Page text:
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Churches, Temples, Mosques: How should secular states deal with religious diversity? presented by Dr. Rajeev Bhargava

This event has been canceled.
Thursday, March 26, 2020, 12:30 pm to 2 pm
E163 Student Union
Future Students
Current Students

This lecture is part of the Rising Nationalisms, Fading Minorities: Reflections on the Promises of Secularism for India and the World event.  This two-day event will feature a lecture, public conversation, and a visual exhibit on the question of secularism in India and its impact on the world, particularly in the Euro-American public sphere. Featuring distinguished speaker and acknowledged expert on secularism in India Prof. Rajeev Bhargava (Center for the Study of Developing Societies, Delhi) and Wright State University College of Liberal Arts faculty members, the event intends to foreground the recent political developments in India that continue to marginalize its religious minorities. In a world where many countries have difficulties accepting migrants and refugees, this event seeks to highlight the peculiar and critical global moment of crisis that today faces all nations: namely, how to accommodate differences in a world that is increasingly moving toward homogeneity of thought, practices, institutions, and politics. This two-day event also examines resources we could call upon to address our fundamental question of how best to live together. Could ancient political thought from one of our oldest civilizations provide an answer? 

Rajeev Bhargava is Professor at CSDS, Delhi and currently, Director of the center's Institute of Indian Thought. He was also the Centre's Director (2007-2014).  He has been a Professor at the Centre for Political Studies, Jawaharlal Nehru University, New Delhi, and between 2001 and 2005 was Head, Department of Political Science, University of Delhi.  He is a Professorial Fellow, ACU, Sydney, and an Honorary Fellow, Balliol College, Oxford. 

Bhargava did his BA in economics from the University of Delhi, and MPhil and DPhil from Oxford University. He has been a Fellow at Harvard University, University of Bristol, Institute of Advanced Studies, Jerusalem, Wissenschaftskolleg, Berlin, and the Institute for Human Sciences, Vienna. He has also been Distinguished Resident Scholar, Institute for Religion, Culture and Public Life, Columbia University, and Asia Chair at Sciences Po, Paris. He has been a Berggruen Fellow at CASBS, Stanford, 2015 and Tsinghua University, Beijing, 2016 and the NYU, 2017. Bhargava has held visiting professorships at several universities.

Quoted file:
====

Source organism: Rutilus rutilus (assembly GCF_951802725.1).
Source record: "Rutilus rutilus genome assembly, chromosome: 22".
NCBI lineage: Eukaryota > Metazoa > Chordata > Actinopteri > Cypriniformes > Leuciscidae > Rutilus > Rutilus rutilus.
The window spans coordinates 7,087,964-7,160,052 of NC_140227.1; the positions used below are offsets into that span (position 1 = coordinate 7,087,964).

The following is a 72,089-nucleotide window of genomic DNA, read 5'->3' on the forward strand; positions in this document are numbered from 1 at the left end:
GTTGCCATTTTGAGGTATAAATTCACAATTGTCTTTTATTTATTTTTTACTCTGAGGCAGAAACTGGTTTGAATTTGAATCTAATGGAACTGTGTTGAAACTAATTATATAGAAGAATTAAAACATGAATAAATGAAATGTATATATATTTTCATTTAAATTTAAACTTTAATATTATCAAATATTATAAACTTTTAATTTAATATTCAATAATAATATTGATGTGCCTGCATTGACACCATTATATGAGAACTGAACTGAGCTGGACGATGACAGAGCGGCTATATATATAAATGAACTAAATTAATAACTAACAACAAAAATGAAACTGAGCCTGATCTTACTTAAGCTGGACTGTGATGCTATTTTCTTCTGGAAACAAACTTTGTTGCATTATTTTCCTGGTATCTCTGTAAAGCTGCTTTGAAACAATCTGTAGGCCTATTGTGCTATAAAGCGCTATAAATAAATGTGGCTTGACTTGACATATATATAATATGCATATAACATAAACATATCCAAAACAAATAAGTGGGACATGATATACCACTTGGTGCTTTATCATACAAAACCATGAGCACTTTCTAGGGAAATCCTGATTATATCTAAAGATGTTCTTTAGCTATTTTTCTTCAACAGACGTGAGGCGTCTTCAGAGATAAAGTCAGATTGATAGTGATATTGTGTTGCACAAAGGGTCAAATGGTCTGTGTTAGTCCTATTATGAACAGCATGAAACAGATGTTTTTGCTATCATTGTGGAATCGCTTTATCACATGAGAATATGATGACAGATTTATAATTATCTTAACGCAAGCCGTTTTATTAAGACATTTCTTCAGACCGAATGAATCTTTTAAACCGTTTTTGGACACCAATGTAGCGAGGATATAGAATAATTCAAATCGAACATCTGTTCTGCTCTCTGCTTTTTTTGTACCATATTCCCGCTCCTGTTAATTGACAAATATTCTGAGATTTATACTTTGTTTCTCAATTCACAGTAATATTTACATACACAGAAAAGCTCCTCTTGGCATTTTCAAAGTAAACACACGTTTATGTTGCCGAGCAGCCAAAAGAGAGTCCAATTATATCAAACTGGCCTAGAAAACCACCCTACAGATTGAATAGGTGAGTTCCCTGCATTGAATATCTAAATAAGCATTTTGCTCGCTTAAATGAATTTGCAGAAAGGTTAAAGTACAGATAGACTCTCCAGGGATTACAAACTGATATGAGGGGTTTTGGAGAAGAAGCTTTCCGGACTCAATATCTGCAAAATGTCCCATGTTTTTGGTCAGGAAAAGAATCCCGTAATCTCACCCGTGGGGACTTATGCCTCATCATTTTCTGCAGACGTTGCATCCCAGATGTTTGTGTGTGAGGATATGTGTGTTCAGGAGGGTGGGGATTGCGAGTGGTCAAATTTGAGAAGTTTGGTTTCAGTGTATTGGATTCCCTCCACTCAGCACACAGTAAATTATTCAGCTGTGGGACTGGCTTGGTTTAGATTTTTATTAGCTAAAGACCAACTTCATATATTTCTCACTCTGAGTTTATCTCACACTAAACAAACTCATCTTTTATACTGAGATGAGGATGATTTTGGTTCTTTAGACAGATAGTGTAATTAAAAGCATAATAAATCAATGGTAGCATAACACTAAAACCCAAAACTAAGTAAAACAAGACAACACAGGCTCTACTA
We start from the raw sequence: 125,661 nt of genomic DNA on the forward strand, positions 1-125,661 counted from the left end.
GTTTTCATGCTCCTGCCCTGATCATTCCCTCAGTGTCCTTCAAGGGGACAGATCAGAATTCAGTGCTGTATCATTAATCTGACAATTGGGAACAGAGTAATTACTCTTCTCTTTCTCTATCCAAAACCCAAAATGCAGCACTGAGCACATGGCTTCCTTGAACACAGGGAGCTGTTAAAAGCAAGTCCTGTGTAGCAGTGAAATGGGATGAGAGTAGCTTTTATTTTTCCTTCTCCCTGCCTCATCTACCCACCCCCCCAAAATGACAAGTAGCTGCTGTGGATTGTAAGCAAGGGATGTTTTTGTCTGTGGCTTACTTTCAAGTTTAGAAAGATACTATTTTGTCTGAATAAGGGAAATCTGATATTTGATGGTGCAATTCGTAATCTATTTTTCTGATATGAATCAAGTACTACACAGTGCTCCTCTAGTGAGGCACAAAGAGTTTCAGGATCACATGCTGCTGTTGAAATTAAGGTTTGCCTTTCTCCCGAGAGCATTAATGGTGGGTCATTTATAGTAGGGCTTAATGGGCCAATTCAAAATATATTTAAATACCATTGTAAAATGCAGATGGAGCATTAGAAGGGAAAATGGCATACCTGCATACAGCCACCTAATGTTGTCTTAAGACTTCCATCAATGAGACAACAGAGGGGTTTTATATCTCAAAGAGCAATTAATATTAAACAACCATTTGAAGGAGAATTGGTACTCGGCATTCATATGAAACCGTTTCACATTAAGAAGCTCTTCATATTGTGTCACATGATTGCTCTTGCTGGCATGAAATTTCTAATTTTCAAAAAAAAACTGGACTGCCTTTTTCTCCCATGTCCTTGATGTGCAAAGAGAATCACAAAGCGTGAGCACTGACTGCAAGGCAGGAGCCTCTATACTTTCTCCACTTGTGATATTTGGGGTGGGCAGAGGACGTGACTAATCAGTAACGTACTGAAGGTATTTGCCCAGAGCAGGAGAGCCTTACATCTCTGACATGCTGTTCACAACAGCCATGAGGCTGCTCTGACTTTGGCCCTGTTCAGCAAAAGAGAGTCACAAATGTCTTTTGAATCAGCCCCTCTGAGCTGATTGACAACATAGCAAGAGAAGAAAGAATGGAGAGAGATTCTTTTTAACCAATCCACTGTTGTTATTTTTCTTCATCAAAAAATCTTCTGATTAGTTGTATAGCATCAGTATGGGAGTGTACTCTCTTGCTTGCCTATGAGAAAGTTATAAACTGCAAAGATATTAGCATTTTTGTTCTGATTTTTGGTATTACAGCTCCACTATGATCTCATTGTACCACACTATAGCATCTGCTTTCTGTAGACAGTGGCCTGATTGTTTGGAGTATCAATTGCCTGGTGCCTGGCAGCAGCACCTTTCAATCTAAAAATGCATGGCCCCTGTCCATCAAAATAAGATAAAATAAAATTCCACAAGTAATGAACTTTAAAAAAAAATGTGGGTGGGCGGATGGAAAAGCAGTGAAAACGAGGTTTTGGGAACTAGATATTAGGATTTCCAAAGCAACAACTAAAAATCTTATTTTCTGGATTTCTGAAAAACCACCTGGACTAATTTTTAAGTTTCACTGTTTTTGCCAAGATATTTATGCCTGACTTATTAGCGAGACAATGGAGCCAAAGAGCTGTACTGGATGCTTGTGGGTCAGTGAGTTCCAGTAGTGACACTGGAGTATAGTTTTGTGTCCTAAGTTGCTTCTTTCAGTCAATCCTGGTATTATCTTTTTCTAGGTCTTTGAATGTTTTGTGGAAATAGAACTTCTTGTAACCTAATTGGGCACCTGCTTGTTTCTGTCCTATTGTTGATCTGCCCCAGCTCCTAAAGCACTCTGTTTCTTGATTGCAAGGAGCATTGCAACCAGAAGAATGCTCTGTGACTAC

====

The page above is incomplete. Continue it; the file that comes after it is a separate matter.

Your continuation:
Bhargava’s publications include Individualism in Social Science (1992), What is Political Theory and Why Do We Need It? (2010), and The Promise of India’s Secular Democracy (2010). His edited works are Secularism and Its Critics (1998) and Politics and Ethics of the Indian Constitution (2008). His work on secularism and methodological individualism is internationally acclaimed. He is currently working on religious and philosophical pluralism in ancient Indian Thought. 

Bhargava is on the advisory board of several national and international institutions and was a consultant for the UNDP report on cultural liberty.

This event is free and open to the public.  This event is made possible due to the generous support of Wright State University's Office of Latinx, Asian, and Native American Affairs, Collaborative Education, Leadership, and Innovation in the Arts, School of Public and International Affairs, and University's Honors Program.




For information, contact
Mia Honaker
Associate Director
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